Archived content: This media release was accurate on the date of publication. 


The Department of Conservation is geared up to mount an intensive strike against a great white butterfly spring breeding surge and is again asking Nelson Tasman residents for help in clearing the pest butterfly from the region and New Zealand.

Date:  13 September 2013

The Department of Conservation is geared up to mount an intensive strike against a great white butterfly spring breeding surge and is again asking Nelson Tasman residents for help in clearing the pest butterfly from the region and New Zealand.

DOC has set up a dedicated team, numbering up to 25, to carry out concentrated searching of gardens to look for and remove great white butterfly caterpillars and eggs.

The pest butterfly poses a major threat to home and commercial brassica crops and endangered native cresses.

Already this spring, 71 egg clusters have been found and 70 adult butterflies have been killed.

The support of local people is essential to the DOC-led programme to eradicate the great white butterfly in Nelson Tasman.

  • Householders are asked to look for the butterfly’s caterpillars and eggs in their gardens and report any found to the Ministry for Primary Industries (MPI) hotline 0800 80 99 66. The caterpillars and eggs can be found in clusters on its favoured plants which include nasturtium, honesty and brassica vegetables such as broccoli, cabbage and cauliflower.
  • The tiny, yellow eggs are found in clusters of 30 to 100. Young caterpillars are also tiny and are yellowish with a shiny black head. The larger caterpillars are speckled greenish-yellow and black with three yellow lines along their bodies and they grow to about 50 mm in length.
  • DOC is also asking the public to help kill great white butterflies. Female butterflies can lay as many as 750 eggs so killing butterflies helps prevent their numbers increasing and the butterfly spreading to new areas. 
  • People taking trailers, boats and caravans out of the Nelson Tasman region are asked to check no great white butterfly pupae are on board before they leave home. Any pupae found should be reported to the MPI hotline 0800 80 99 66 and removed before leaving to avoid spreading the pest butterfly to new locations.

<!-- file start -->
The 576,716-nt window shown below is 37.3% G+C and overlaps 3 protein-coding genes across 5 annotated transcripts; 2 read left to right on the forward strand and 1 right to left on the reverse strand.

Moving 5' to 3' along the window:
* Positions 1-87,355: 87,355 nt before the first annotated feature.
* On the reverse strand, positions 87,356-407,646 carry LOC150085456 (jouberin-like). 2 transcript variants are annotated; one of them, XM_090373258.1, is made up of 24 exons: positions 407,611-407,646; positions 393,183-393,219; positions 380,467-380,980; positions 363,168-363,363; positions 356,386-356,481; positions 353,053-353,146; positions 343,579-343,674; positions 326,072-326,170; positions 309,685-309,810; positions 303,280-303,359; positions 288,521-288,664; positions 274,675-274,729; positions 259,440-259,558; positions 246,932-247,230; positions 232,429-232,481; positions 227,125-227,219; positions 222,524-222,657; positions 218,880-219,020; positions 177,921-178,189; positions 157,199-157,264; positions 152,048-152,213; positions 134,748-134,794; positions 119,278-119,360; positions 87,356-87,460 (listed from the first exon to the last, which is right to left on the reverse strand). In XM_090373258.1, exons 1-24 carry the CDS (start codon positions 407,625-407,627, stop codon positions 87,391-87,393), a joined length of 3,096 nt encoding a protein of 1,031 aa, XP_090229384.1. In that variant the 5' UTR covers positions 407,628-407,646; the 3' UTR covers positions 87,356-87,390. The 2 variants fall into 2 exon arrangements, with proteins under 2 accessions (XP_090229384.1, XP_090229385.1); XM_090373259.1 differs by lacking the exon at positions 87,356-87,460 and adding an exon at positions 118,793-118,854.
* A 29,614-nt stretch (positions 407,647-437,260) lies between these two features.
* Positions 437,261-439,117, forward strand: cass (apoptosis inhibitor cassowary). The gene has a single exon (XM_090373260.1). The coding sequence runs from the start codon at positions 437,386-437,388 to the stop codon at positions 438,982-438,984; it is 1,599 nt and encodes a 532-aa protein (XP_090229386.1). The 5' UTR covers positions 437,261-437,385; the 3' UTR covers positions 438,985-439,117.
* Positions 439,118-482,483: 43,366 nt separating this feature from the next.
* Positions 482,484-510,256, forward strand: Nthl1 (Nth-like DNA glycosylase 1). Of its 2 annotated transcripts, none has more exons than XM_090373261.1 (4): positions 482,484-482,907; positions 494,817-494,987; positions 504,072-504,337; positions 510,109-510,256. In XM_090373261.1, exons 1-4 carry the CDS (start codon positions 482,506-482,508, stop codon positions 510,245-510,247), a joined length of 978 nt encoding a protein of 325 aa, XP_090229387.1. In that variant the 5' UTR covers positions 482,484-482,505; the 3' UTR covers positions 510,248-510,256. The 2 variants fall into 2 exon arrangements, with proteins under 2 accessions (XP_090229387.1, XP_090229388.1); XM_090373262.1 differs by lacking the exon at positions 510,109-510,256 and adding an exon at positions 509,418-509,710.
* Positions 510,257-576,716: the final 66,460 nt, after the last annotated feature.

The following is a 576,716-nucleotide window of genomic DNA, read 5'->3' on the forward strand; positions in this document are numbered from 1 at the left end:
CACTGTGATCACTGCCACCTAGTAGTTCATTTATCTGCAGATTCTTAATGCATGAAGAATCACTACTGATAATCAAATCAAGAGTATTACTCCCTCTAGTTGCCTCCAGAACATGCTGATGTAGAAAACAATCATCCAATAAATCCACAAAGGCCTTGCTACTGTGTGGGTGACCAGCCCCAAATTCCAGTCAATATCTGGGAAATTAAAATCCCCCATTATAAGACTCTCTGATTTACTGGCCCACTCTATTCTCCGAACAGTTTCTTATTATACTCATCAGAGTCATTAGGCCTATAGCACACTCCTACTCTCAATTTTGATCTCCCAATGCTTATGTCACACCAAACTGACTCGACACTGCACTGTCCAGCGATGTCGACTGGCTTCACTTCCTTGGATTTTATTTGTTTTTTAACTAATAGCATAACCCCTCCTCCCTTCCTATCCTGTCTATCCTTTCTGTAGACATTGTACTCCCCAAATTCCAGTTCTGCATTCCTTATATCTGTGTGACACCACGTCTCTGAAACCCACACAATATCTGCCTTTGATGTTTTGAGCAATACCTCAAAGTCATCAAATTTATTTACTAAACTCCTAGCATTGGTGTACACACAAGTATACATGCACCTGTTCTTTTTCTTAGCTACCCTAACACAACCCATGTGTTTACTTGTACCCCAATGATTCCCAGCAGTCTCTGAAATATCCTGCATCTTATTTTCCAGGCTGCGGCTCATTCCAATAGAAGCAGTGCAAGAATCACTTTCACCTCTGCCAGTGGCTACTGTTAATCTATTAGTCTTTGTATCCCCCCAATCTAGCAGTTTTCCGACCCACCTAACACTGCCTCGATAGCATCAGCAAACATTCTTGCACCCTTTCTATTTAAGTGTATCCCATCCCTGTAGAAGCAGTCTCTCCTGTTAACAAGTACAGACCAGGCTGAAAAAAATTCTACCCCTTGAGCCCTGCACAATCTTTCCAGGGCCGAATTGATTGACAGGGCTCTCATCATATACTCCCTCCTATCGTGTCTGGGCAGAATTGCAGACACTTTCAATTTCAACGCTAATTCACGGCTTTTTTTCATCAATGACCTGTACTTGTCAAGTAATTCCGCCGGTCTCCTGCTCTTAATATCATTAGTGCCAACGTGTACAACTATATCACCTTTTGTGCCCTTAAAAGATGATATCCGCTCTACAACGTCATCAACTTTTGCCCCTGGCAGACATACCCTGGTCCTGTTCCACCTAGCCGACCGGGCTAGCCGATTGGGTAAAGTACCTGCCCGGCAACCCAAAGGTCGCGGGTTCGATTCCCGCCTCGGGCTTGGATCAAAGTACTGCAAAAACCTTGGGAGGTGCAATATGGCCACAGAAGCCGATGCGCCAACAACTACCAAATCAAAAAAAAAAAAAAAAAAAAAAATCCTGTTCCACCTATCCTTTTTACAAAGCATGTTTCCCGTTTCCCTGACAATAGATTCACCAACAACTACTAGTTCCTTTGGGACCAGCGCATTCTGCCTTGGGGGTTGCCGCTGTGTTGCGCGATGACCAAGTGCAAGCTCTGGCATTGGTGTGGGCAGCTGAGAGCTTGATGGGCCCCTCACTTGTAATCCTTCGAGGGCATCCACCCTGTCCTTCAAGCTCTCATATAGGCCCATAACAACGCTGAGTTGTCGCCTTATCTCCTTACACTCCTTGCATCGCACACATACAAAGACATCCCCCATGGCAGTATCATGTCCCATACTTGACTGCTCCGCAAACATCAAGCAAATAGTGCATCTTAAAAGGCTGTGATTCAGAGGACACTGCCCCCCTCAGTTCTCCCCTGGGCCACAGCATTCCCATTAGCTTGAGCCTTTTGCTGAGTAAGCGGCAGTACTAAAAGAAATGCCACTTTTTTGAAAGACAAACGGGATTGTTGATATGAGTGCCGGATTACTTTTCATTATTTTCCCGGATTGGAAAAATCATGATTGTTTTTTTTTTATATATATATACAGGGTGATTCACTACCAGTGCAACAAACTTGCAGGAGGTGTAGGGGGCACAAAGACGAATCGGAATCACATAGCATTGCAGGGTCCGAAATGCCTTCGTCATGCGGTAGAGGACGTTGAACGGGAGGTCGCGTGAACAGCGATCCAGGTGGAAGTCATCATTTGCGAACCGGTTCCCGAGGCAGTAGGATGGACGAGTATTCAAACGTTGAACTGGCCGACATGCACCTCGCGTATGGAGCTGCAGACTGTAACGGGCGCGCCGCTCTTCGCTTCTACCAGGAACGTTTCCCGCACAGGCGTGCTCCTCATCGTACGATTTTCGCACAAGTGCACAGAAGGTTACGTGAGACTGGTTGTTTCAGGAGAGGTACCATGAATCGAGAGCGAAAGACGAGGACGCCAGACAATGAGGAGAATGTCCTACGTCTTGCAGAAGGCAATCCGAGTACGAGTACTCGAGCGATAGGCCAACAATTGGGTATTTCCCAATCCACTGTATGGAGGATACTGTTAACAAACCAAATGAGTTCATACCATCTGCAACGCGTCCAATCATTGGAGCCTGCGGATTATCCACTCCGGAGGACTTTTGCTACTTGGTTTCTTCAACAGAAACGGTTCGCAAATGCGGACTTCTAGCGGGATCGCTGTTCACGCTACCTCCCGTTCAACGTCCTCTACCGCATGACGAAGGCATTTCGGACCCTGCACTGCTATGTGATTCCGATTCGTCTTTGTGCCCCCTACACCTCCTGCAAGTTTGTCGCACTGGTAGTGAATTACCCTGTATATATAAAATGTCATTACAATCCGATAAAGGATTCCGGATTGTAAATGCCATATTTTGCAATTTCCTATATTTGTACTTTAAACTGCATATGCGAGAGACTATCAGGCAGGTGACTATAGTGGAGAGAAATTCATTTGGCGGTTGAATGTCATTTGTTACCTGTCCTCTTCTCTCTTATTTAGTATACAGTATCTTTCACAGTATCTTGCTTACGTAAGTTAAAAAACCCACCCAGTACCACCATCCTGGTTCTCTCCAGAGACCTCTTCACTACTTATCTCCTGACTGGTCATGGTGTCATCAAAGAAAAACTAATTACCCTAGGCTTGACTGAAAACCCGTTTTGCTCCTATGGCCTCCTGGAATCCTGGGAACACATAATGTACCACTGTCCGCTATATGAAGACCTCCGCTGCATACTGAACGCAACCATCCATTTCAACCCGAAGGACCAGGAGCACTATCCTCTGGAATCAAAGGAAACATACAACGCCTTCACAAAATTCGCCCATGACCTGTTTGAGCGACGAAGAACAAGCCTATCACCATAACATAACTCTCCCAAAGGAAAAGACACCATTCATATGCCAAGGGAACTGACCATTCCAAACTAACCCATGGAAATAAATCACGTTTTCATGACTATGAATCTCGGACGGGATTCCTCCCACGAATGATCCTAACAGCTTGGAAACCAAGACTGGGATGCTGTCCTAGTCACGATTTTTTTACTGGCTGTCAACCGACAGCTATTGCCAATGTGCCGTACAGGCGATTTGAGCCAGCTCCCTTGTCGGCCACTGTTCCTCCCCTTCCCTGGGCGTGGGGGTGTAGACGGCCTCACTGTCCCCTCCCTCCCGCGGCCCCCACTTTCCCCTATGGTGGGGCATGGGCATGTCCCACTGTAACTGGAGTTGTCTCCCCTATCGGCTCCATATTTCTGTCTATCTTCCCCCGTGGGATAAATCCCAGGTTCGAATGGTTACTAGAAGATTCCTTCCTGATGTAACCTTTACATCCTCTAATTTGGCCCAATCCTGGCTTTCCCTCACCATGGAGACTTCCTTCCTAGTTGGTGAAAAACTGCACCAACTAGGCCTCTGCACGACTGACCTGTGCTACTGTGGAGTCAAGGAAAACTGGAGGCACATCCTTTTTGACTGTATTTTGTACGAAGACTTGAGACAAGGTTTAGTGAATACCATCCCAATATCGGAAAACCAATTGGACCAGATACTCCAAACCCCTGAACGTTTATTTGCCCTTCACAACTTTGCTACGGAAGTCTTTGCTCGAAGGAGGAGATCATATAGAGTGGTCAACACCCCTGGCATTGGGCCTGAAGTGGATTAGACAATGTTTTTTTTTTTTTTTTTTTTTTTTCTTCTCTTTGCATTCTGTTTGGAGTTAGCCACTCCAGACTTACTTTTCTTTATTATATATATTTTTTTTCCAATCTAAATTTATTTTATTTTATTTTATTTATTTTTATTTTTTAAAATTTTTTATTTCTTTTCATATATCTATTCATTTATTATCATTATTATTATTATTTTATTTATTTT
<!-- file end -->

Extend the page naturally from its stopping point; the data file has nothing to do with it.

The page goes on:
• Large patches of overgrown nasturtium can become butterfly breeding hotspots and these are being cleared where possible. DOC is asking householders to remove or cut back nasturtium. If people don’t want to remove nasturtium plants they are asked to keep checking them for caterpillars and eggs and report any found to the MPI hotline 0800 80 99 66.

People are asked to report large patches of overgrown nasturtium to the DOC great white butterfly eradication team, ph +64 3 546 3147 or email

Project Manager Bruce Vander Lee said knocking back the pest butterfly’s breeding spikes in spring and autumn was critical to achieving its eradication.

‘We put in an intensive effort against a great white butterfly autumn breeding spurt, searching out and removing infestations, and we are hoping as a result there will be fewer butterflies to set off its spring breeding burst. But that will be determined in how many infestations our field staff find and the public report to us in coming weeks.

‘Many Nelson Tasman residents will be out in their gardens tending to plants over spring. We are asking them to keep watch for great white butterfly caterpillars and eggs.

‘Leaves being rapidly chewed away on plants could be a telltale sign they are being attacked by the mob-feeding caterpillars that can quickly demolish plants.

‘We have had great support from the Nelson Tasman community so far and working together we have a chance of clearing this pest from our region and stopping it becoming a permanent, widespread major pest in New Zealand.’

Garden searches by the eradication team this spring are initially focussed on Nelson city where most infestations occur.

Householders in Richmond and in Tasman should also watch for butterfly infestations as the butterfly can fly to new locations. Infestations were found in Richmond for the first time last summer.

When infestations are found or reported, field staff remove the caterpillars and eggs, mostly by hand. Searches are carried out of neighbouring properties as they could also have infestations. Because the butterfly flies around, repeat visits to properties are needed to check for new infestations.

DOC launched the great white butterfly eradication programme in November last year. Agencies supporting it include MPI, Nelson City Council, Tasman District Council and Vegetables New Zealand.

Eradication team field staff have carried out over 28,000 garden searches since November and 850 butterfly infestations have been found and removed since it was first discovered in a Nelson city garden in 2010.

Over winter, a smaller field team searched for the hibernating pupae and also removed any caterpillars and eggs found that survived the colder conditions.


Bruce Vander Lee, Project Manager, Nelson District Office, +64 3 546 3189

Trish Grant, DOC Regional Communications Advisor, +64 3 546 3146

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